Young Adult Giveaway Hop

Contests, Food For Thought, Random

Guess What Readers!?!?

ya hop

That’s right! I’m participating in the Young Adult Giveaway Hop hosted by I Am A Reader, Not a  Writer and BookLove 101.  You’ve probably noticed, if you’re a BookBandit Blog regular that I’ve been participating in several hops. And you’re probably asking yourself why?

Well, it’s a great chance for me to give great books to equally great homes.  And it’s a great chance for me to make room for some new books as well. It’s a win/win situation!

This time around I am giving  one very lucky winners a chance to win one of these two prize packs:

Prize Pack #1:

A (used) hardcover copy of Angel Burn by L.A. Weatherly. If that wasn’t great, Angel Burn is signed by L.A. Weatherly! Of course I will also include an assortment of bookmarks/swag.

Now that you know what’s up for grabs, let’s get down to business.

Giveaway is open to U.S. Residents only, ages 13 years or older

Giveaway hop is open from January 29th (12:01 a.m. ) until February 4th (11:59 p.m.) To enter simply leave a comment on THIS blog post (only) telling what you’re most favorite YA book (of all time)  is. Please make sure to leave a valid e-mail address in your comment.

Winners will be selected via random number generator on February 5th. They’ll also be notified via e-mail on that day as well. Winners will have two days, until February 7th to respond to e-mail with mailing/shipping information. If response e-mail is NOT received, a new winner will be selected.

There are a TON of blogs participating in this hop, so please make sure to check them all out here!

Good Luck and Happy Hopping!

Book of the Week: I’m Bored

Book of the Week, Children's

I’m Bored by Michael Ian Black Illustrated by Debbie Ridpath Ohi

Published: 2012 by Simon & Schuster Books for Young Readers

Reasons why I liked this book, and chose it as Book of the Week:

This book didn’t bore me … not at all.

I love how the simplicity of this book speaks volumes.

The little girl, the main character of the book, remains nameless throughout. I think this will make it easier for readers to identify and sympathize with her.

We’ve all been bored at some point in our lives.

Is it true: if you’re bored than you’re boring? I don’t think so, personally.

I love the potato.

The potato is bored too … obviously.

What is the girl supposed to do with a potato?

potatoes by nature are boring. All they do is sit there and roll around.

The potato thinks kids are boring. And it’s up to the little girl to prove that maybe other kids are boring, but she is not.

She can turn cartwheels, spin herself into a dizzy oblivion, do ninja kicks, and imagine wild adventures.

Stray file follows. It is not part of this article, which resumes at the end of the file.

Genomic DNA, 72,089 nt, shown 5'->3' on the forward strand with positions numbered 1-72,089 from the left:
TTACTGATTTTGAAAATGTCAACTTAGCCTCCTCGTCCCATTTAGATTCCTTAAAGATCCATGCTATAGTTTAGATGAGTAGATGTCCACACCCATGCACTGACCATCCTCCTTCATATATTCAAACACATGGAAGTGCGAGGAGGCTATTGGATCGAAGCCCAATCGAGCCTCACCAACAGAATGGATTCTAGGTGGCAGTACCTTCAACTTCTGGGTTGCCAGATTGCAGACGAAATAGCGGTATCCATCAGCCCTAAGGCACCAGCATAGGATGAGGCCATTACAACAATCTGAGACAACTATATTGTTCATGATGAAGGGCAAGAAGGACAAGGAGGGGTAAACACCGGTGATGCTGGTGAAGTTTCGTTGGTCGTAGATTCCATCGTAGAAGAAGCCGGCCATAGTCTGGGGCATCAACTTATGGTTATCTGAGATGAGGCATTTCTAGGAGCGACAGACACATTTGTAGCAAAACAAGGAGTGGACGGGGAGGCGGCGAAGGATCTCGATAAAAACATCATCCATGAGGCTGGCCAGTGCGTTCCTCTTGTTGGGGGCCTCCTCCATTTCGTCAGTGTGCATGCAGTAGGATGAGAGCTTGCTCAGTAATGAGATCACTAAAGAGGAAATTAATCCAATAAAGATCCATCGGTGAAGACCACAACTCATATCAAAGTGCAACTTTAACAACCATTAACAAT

I love how this book clearly illustrates the importance of using your imagination.

Children will adore this book! And will see a little of themselves, in the little girl and the potato.

With your imagination hard at work you can be: a famous ballerina, a lion tamer of the most ferocious lion, a dragon taming princess, and best of all a green monster with sharp teeth waiting to gobble up the town.

Kids can also be potatoes.

The only thing the potato likes are flamingos.

Even when the little girl is dressed like a potato, the potato STILL thinks she’s boring.

Flamingo’s finally show up. And guess what?! They’re bored!

Kids are better than potatoes, they aren’t flat.

I love th expressions on all the character’s faces – they are so … deadpan.

This book was as funny as I expected it to be.

This book was short, sweet, and to the point.

The Face on the Milk Carton

The Face on the Milk Carton by Caroline B. Cooney

No one ever believes the milk carton. All these “missing” children aren’t really lost or missing. No, they’re probably just runaways who don’t want to be found. That’s what Janie Johnson thought.

Until she sees her own three-year old self on one of those milk cartons.

Janie knows this has to be a mistake. Mommy and Daddy would never even think of committing a crime, let alone kidnap a little girl from a New Jersey mall. There has to be an explanation.

Distraught and confused, Janie doesn’t want to confront her loving parents. Confronting them would only mean that she’s accusing them. But if she doesn’t confront them, she’ll never really know who she is.

But when Janie finally confronts her parents, she learns more than she bargained for. And that learning will cause Janie to give up everything and everyone she knows.

Will Janie have to trade in her comfortable life to go live with a family she doesn’t know or want to know?

The Face on the Milk Carton, written by author Caroline B. Cooney, is the first in the Janie Johnson series.

First and foremost, I just want to say this: I fully understand that The Face on the Milk Carton is a beloved book, and the start of a beloved series.

The Face on the Milk Carton hints at several genres. There’s the element of mystery seamlessly weaved into raw emotion. Who is Janie Johnson, is that even her real name? Who kidnapped her, and why?  What will her become of her life if she’s forced to move in with her biological family?

Then there’s a splash of romance. Janie, is head over heels for neighbor and best friend Reeve, and when he reciprocates those feelings she’s practically over the moon. While their romance is innocent, the feelings are honest. Readers will feel the chemistry bubbling between them.

And above all things, The Face on the Milk Carton is realistic. So real that readers will be left wondering what they would do if they were in Janie’s shoes, would they react the same way?  Because this book is so realistic, emotions run rampant on the pages.

Beyond the blending of different genres, Cooney’s The Face on the Milk Carton is a quick read that is extremely well written. Cooney’s writing truly is the shining star, and the main reason why I kept with the book. Her way with words makes readers interested and invested.